File:Aldo van Eyck in 1970
Aldo van Eyck (16 March 1918, Driebergen, Utrecht, Netherlands – 14 January 1999, [1 ] Loenen aan de Vecht) was an architect from the Netherlands. He was one of the most influential protagonists of the architectural movement Structuralism.
He was a son of
poet, critic, essayist and philosopher Pieter Nicolaas van Eyck or van Eijk and wife Nelly Estelle Benjamins, a woman of Jewish and Latin origin born and raised in Suriname. [2 ] [3 ] [4 ]
His brother is poet, artist and art restorer
Robert Floris van Eyck or van Eijk. He was married to Hannie van Roojen, also an architect. She assisted him in several projects. [5 ]
Early life and career [ edit ]
His family moved to
Great Britain in 1919 and he was educated at Sidcot School, Somerset 1932–1935 in England during his youth, after which he finished his secondary school in The Hague between 1935 and 1938, and went to study at the ETH Zurich, graduating in 1942, after which he remained in Switzerland until the end of World War II, where he entered the circle of many other avant-garde artists around Carola Giedion-Welcker, wife of historian Sigfried Giedion.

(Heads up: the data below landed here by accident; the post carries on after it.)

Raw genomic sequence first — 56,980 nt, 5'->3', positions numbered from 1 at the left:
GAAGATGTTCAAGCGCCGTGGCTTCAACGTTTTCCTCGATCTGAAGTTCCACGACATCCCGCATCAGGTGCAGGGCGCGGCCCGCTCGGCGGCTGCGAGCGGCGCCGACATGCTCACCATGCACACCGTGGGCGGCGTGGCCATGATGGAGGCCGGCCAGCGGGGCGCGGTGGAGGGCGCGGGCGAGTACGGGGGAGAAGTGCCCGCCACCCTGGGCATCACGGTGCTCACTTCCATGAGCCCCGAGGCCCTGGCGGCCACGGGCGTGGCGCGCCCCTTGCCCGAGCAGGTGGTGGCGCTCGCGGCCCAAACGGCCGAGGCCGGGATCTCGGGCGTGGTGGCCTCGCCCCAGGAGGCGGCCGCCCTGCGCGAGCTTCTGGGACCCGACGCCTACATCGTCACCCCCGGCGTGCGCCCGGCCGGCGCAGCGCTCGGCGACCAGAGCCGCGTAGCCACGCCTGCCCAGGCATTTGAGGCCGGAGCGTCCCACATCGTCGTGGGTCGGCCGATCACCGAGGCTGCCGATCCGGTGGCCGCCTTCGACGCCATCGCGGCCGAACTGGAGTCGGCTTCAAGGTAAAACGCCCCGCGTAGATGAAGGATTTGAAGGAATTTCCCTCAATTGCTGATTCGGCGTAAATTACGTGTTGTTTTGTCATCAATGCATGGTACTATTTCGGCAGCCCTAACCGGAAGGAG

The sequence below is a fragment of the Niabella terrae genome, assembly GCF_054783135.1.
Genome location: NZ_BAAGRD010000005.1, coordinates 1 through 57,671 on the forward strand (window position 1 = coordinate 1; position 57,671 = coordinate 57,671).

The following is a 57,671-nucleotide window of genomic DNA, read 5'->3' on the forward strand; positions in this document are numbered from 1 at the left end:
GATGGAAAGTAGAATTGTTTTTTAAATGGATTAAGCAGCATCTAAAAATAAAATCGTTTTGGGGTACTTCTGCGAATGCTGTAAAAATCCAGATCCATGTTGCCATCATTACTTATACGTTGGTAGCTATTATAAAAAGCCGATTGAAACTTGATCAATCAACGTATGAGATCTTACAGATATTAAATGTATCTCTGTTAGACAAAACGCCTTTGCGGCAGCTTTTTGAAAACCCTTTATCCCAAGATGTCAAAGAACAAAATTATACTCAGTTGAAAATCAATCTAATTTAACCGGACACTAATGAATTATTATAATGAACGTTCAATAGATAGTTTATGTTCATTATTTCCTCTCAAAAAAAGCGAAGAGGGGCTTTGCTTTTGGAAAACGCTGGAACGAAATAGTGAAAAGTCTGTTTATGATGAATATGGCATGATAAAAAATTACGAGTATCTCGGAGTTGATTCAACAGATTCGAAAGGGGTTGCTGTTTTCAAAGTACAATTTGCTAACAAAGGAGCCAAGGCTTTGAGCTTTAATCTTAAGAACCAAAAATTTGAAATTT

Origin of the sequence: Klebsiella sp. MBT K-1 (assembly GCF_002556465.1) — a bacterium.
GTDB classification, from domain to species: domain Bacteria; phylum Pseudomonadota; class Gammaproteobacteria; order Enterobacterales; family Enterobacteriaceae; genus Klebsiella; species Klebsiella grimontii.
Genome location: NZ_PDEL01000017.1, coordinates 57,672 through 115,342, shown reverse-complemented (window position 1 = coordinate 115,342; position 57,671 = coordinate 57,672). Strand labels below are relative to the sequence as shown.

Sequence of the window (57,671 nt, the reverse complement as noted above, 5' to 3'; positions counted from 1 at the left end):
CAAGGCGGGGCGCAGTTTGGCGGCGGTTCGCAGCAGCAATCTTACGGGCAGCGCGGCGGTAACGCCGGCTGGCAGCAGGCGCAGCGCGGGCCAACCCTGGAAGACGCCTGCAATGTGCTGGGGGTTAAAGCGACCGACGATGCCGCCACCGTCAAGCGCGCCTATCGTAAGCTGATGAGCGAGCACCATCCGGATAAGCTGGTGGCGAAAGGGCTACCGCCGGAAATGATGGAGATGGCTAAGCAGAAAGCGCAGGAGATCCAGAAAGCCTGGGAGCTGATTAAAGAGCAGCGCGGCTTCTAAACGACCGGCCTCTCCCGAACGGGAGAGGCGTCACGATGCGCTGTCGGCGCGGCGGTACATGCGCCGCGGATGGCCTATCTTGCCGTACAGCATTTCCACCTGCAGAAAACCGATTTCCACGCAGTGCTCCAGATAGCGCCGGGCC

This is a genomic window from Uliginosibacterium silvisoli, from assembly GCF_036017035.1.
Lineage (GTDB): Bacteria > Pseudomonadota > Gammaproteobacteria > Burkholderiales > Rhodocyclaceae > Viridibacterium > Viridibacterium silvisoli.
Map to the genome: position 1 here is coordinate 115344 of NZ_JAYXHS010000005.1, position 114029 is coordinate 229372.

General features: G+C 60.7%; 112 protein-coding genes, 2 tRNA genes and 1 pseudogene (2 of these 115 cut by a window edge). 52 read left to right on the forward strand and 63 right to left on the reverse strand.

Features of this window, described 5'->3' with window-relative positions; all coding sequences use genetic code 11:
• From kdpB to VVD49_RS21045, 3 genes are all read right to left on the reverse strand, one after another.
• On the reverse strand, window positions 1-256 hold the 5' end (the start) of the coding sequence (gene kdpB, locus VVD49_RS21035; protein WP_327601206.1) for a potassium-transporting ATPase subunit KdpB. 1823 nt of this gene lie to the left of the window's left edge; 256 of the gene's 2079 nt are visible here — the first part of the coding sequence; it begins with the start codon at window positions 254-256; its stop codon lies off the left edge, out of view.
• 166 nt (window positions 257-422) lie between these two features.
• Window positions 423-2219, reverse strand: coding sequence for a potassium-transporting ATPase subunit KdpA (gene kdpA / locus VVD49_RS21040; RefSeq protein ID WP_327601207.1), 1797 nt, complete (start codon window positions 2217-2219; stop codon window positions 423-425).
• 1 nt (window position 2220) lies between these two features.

He taught at the
Amsterdam Academy of Architecture from 1954 to 1959 and he was a professor at the Delft University of Technology from 1966 to 1984. He also was editor of the architecture magazine Forum from 1959 to 1963 and in 1967.
A member of
CIAM and then in 1954 a co-founder of " Team 10", Van Eyck lectured throughout Europe and northern America propounding the need to reject Functionalism and attacking the lack of originality in most post-war Modernism. Van Eyck's position as co-editor of the Dutch magazine Forum helped publicise the "Team 10" call for a return to humanism within architectural design.
Van Eyck received the
RIBA Royal Gold Medal in 1990.
Selected works [ edit ]
Design for village of
Nagele, Noordoostpolder, 1948–1954 Housing for the Elderly,
Slotermeer, Amsterdam, 1951–1952
Amsterdam Orphanage, Amsterdam, 1955–1960 Primary Schools, Nagele, Noordoostpolder, 1954–1956
Hubertus House, Amsterdam, 1973–1978
ESA- ESTEC restaurant and conference centre, Noordwijk, 1984–1990
References [ edit ]